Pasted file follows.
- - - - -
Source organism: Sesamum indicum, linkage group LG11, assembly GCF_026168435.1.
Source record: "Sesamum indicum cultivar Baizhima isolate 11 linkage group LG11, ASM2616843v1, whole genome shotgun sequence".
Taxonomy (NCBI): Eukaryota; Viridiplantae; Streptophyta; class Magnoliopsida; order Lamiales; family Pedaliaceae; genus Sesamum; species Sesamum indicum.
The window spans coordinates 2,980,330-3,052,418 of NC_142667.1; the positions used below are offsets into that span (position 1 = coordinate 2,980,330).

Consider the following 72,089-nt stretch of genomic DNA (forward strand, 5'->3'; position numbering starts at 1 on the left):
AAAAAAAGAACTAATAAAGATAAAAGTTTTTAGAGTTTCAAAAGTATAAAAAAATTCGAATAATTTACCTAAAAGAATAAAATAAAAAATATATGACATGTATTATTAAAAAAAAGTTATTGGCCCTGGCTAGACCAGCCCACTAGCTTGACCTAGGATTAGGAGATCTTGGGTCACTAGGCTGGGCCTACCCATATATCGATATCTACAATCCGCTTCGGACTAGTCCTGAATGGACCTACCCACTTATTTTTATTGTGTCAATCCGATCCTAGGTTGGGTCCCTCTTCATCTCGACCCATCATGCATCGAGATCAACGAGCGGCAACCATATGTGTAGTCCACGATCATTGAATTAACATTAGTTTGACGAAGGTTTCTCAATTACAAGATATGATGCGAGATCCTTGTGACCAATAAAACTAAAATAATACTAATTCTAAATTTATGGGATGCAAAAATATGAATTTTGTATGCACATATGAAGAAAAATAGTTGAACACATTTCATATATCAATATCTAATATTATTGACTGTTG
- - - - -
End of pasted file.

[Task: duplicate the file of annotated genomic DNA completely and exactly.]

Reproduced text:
Source organism: Sesamum indicum, linkage group LG11, assembly GCF_026168435.1.
Source record: "Sesamum indicum cultivar Baizhima isolate 11 linkage group LG11, ASM2616843v1, whole genome shotgun sequence".
Taxonomy (NCBI): Eukaryota; Viridiplantae; Streptophyta; class Magnoliopsida; order Lamiales; family Pedaliaceae; genus Sesamum; species Sesamum indicum.
The window spans coordinates 2,980,330-3,052,418 of NC_142667.1; the positions used below are offsets into that span (position 1 = coordinate 2,980,330).

Consider the following 72,089-nt stretch of genomic DNA (forward strand, 5'->3'; position numbering starts at 1 on the left):
AAAAAAAGAACTAATAAAGATAAAAGTTTTTAGAGTTTCAAAAGTATAAAAAAATTCGAATAATTTACCTAAAAGAATAAAATAAAAAATATATGACATGTATTATTAAAAAAAAGTTATTGGCCCTGGCTAGACCAGCCCACTAGCTTGACCTAGGATTAGGAGATCTTGGGTCACTAGGCTGGGCCTACCCATATATCGATATCTACAATCCGCTTCGGACTAGTCCTGAATGGACCTACCCACTTATTTTTATTGTGTCAATCCGATCCTAGGTTGGGTCCCTCTTCATCTCGACCCATCATGCATCGAGATCAACGAGCGGCAACCATATGTGTAGTCCACGATCATTGAATTAACATTAGTTTGACGAAGGTTTCTCAATTACAAGATATGATGCGAGATCCTTGTGACCAATAAAACTAAAATAATACTAATTCTAAATTTATGGGATGCAAAAATATGAATTTTGTATGCACATATGAAGAAAAATAGTTGAACACATTTCATATATCAATATCTAATATTATTGACTGTTG